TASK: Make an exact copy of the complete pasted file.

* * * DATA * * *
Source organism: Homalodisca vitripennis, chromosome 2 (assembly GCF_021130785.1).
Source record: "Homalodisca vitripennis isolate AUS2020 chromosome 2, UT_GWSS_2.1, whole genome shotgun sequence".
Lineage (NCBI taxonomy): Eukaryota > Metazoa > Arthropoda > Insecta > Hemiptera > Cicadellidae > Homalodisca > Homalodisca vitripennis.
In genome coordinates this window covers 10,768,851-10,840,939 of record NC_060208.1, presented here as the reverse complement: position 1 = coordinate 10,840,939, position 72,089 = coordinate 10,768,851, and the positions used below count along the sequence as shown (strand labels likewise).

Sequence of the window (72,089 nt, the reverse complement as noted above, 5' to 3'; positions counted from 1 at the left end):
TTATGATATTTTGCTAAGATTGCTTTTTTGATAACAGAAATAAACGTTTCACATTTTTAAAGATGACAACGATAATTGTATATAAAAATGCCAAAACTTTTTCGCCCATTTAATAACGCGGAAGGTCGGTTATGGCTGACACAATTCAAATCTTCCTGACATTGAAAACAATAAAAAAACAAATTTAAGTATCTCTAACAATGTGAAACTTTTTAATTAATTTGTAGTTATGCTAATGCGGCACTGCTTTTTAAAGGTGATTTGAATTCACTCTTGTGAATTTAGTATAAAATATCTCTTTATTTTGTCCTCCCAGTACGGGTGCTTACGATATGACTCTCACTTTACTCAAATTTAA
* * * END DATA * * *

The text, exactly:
Source organism: Homalodisca vitripennis, chromosome 2 (assembly GCF_021130785.1).
Source record: "Homalodisca vitripennis isolate AUS2020 chromosome 2, UT_GWSS_2.1, whole genome shotgun sequence".
Lineage (NCBI taxonomy): Eukaryota > Metazoa > Arthropoda > Insecta > Hemiptera > Cicadellidae > Homalodisca > Homalodisca vitripennis.
In genome coordinates this window covers 10,768,851-10,840,939 of record NC_060208.1, presented here as the reverse complement: position 1 = coordinate 10,840,939, position 72,089 = coordinate 10,768,851, and the positions used below count along the sequence as shown (strand labels likewise).

Sequence of the window (72,089 nt, the reverse complement as noted above, 5' to 3'; positions counted from 1 at the left end):
TTATGATATTTTGCTAAGATTGCTTTTTTGATAACAGAAATAAACGTTTCACATTTTTAAAGATGACAACGATAATTGTATATAAAAATGCCAAAACTTTTTCGCCCATTTAATAACGCGGAAGGTCGGTTATGGCTGACACAATTCAAATCTTCCTGACATTGAAAACAATAAAAAAACAAATTTAAGTATCTCTAACAATGTGAAACTTTTTAATTAATTTGTAGTTATGCTAATGCGGCACTGCTTTTTAAAGGTGATTTGAATTCACTCTTGTGAATTTAGTATAAAATATCTCTTTATTTTGTCCTCCCAGTACGGGTGCTTACGATATGACTCTCACTTTACTCAAATTTAA